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Reformers, Philosophers, Kierkegaard and the Akedah Yitzakh

 

Reformers, Philosophers, Kierkegaard and the Akedah Yitzakh

Professor Victor A. Shepherd

Tyndale University College & Seminary

 

I: — Whether or not philosophy and theology are deemed irreconcilable appears to depend on where one stands in the theological spectrum.  The Papal encyclical, Fides Et Ratio, promulgated by the late John Paul II on 14 September 1998 , stated unambiguously the relationship between philosophy and theology that John Paul himself upheld and expected others in his denomination to uphold as well.  As a student of the Magisterial Reformation, on the other hand, I am aware that the Reformers regarded philosophy – by which they frequently meant Mediaeval scholasticism – as an encroachment upon theology that denied the gospel’s inherent integrity, militancy and efficacy.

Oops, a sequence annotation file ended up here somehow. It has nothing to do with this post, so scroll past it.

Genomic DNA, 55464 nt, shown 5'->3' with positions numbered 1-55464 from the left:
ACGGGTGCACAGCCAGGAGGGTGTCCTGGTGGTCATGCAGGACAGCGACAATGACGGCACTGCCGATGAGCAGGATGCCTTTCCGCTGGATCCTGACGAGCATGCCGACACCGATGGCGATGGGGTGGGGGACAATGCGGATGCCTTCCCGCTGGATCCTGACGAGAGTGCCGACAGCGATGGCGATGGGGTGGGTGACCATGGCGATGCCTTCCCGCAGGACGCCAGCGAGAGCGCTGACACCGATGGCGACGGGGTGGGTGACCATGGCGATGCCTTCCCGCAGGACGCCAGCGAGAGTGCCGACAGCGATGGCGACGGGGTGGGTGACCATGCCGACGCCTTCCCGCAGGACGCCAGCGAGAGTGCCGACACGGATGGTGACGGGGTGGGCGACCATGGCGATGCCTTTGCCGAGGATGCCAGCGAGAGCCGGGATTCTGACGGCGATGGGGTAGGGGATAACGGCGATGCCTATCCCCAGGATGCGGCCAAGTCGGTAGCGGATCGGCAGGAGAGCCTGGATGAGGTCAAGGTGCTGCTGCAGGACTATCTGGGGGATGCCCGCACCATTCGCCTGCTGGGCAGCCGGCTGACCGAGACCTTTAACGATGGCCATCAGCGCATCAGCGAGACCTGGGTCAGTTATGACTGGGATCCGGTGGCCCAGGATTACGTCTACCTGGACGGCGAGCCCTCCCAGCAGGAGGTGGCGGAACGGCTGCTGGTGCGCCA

Martin Luther, for instance, voiced this notion as nascent Reformer. In early autumn 1517 (perhaps earlier even than his putative nailing of the Ninety-Five Theses to the door of the Schlosskirche in Wittenberg on 31st October 1517 ) he published the ninety-seven theses of his Disputation Against Scholastic Theology. The anti-scholastic, anti-philosophic tone is unmistakable.  Discussing the understanding of the human will that mediaeval philosophers typically advanced, Luther writes “We are not masters of our actions, from beginning to end, but servants.  This in opposition to the philosophers.” [1]   The Disputation is replete with similar references. Consider the following. “Virtually the entire Ethics of Aristotle is the worst enemy of grace.  This in opposition to the scholastics.”[2]   “It is an error to say that no man can become a theologian without Aristotle. This in opposition to common opinion.”[3]         “The whole Aristotle is to theology as darkness is to light.   This in opposition to the scholastics.”[4]   Lest we think that Luther has targeted Aristotle only, we should hear Luther on someone in the tradition of Plato.   “It would have been far better for the church if Porphyry (233-303) … had not been born for the use of theologians.”[5]         (“Better…if [he] …had not been born” points unambiguously to the biblical reference to Judas; Porphyry is no less spiritually treacherous, with his philosophically compromised theology, than the one Christian tradition deems arch-traitor.  Philosophy is no little threat to faith in the gospel.)   Luther concludes his 1517 Disputation, “In these statements we wanted to say and believe we have said nothing that is not in agreement with the Catholic church and the teachers of the church.”[6]